Alternatives to Cobalt, The Blood Diamond of Batteries


WHEN JOHN GOODENOUGH created the first lithium-ion rechargeable battery at Oxford in 1980, he needed some cobalt. Experiments had already established that the metal is energy-dense, perfect for small batteries that need a lot of power.1 So Goodenough made the cobalt himself, heating the precursors at very high temperatures.

Today, cobalt appears in most commercial lithium-ion batteries—but it comes at a price. The silvery metal is expensive, yes. But it also has a darker cost: a long history of human rights violations, including child mining, associated with production in the Democratic Republic of the Congo. Electronics devices and electric car companies don’t want to pay big bucks and connect themselves with these atrocities, so they have tried to cut down on the amount of cobalt their batteries use. Panasonic, Tesla’s battery supplier, announced at the end of last month that they are developing batteries that don’t need cobalt. And they have some help: Goodenough and other researchers have also developed rechargeable batteries that don’t need cobalt.

A miner works at Tilwizembe, a former industrial copper-cobalt mine, outside of Kolwezi, the capital city of Lualaba Province in the south of the Democratic Republic of the Congo on June 11, 2016. KENNY KATOMBE/REUTERS

Batteries have a positive end, usually graphite, and a cathode, the negative end—a combination of lithium, cobalt, and oxygen in the device you are probably reading this story on. In electric cars, the cathode is usually more nickel-heavy than in smaller devices—which lessens the strain on the cobalt supply chain, but has higher processing costs and is slightly more likely to catch fire in airplanes a la the infamous Samsung Galaxy Note 7. The electrons on the outer orbit of the cobalt atom are paired up, which means it’s small, dense, and forms layers easily.

But a new wave of battery researchers, including Goodenough, are moving to materials like manganese and iron. Instead of layers, these elements come together into a “rocksalt” structure, so called for its resemblance to our favorite tableside seasoning. The rocksalt cathodes are already in use in some devices, but they don’t yet have the same high energy density as cobalt or nickel.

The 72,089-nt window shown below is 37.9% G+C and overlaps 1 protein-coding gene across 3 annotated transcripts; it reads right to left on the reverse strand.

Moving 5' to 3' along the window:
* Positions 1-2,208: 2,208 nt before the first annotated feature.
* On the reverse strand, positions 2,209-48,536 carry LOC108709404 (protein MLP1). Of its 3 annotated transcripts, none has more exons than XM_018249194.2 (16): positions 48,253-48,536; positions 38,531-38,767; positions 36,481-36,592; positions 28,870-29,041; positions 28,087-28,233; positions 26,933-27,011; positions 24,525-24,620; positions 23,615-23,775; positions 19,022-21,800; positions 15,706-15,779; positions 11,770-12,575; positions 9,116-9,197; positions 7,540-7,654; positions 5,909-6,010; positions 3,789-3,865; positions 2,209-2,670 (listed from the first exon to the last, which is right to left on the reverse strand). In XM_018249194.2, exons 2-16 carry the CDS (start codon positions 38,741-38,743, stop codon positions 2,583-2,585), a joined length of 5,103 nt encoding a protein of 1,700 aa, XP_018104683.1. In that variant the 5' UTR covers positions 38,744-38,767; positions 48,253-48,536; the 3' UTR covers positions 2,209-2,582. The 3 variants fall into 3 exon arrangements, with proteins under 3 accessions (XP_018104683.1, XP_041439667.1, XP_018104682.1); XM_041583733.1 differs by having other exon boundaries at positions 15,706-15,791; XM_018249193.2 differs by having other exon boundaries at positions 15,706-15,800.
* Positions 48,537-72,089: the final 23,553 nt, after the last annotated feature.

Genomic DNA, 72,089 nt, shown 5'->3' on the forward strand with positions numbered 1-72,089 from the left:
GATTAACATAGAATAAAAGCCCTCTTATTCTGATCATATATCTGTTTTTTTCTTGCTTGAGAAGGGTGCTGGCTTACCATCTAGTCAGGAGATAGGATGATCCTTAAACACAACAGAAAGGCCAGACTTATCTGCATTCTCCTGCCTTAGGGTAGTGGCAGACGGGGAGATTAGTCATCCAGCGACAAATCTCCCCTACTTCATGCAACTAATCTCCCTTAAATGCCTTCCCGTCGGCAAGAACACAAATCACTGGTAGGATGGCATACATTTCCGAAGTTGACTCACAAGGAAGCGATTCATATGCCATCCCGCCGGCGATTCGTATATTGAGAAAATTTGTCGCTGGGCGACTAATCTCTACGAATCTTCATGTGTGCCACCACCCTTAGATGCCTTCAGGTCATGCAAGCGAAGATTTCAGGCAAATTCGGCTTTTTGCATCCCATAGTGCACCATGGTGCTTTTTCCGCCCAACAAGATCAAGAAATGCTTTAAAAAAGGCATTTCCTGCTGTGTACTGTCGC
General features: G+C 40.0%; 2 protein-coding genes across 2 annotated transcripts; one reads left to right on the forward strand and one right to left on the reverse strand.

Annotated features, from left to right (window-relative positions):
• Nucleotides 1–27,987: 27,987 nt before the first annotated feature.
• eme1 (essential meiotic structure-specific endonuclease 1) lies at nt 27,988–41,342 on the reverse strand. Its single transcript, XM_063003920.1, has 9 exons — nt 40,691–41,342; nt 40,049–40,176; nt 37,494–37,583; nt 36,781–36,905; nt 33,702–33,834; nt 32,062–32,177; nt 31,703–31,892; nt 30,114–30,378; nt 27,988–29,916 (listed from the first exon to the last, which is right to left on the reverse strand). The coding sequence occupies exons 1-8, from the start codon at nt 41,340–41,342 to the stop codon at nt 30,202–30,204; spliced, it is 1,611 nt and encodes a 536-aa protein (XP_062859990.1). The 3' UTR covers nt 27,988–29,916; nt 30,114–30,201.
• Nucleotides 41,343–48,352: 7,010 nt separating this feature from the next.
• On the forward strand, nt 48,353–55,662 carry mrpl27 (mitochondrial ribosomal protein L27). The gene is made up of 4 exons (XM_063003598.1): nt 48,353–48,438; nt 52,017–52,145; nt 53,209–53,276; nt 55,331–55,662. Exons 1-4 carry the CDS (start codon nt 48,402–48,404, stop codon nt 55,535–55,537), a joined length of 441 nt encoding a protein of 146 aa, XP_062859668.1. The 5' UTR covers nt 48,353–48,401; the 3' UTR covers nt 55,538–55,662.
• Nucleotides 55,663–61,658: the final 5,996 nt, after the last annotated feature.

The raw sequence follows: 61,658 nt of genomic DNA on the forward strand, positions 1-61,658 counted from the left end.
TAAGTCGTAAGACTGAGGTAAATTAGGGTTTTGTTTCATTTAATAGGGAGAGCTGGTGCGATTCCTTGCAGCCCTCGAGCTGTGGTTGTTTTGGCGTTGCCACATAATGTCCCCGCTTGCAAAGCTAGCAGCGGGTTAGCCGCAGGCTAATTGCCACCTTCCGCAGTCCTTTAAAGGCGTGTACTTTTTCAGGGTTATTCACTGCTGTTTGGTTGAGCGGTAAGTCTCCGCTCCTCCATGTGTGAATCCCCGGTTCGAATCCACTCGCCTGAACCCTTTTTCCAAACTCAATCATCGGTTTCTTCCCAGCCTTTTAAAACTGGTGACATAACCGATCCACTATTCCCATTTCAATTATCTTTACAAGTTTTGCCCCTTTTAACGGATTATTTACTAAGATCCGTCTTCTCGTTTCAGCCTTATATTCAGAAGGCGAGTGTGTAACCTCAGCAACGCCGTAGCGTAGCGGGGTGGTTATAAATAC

Researchers and companies are ready for the alternatives. “Cobalt’s expensive and people will do their best not to use it,” says Goodenough, who still works as an engineering professor at the University of Texas. Over the past two years, the price of cobalt has quadrupled, and while portable electronic devices currently use the lion’s share of cobalt, batteries for electric cars will require nearly 1,000 times more cobalt than a phone. What with anthropogenic climate change, more and more people are trading in combustion motors for an electric model. And while these trends might be better for the planet, they drive up the price of cobalt.

Cobalt is a byproduct of the production of other metals like nickel and copper, but it also exists in the earth’s crust on its own, in mines primarily in the Democratic Republic of the Congo. In 2016, the Washington Post did an investigation into the previously opaque cobalt supply chain and revealed child labor practices and a dearth of necessary equipment.

Of course, there’s another way to avoid the perils of mining: recycling. But lithium-ion batteries last so long that people buying them over the next 10 years will outpace those who are getting rid of them, explains Elsa Olivetti, an energy studies professor at the Massachusetts Institute of Technology. Last October, she published a paper that concluded that the supply of cobalt will have to scale quickly to meet demand the next couple of years, especially with the rise of electric vehicles. Despite progress in both cathode development and cobalt sourcing over the last eight months, “I think the general conclusion that we should all think more about cobalt still holds,” she writes. “But people have already begun doing so,” creating cathodes with stable, energy-dense metals like phosphorus and iron.

Beyond both the layered and rock salt batteries, researchers are looking beyond to solid-state batteries. These batteries might require more lithium, but not necessarily cobalt, and would be much safer than the current lithium-ion batteries.2Cars companies such as BMW, Toyota, and Honda are researching these batteries, but Olivetti does not think the technology will have saturated the market by 2025. And until then, companies will try to mitigate the impact of cobalt batteries. Companies like Apple and Samsung have joined the Responsible Cobalt Initiative, pledging to address the worst environmental and social consequences of the supply chain. And lately, Apple has started buying cobalt directly from miners to make sure the suppliers reach their workplace standards.

Goodenough, for one, is still thinking about cobalt, even at age 96. Though he has developed a battery that works without cobalt, he doesn’t think that its days spent millimeters away from our ears are over. Though the cost is higher, he says, his original lithium-ion battery design is still good enough.



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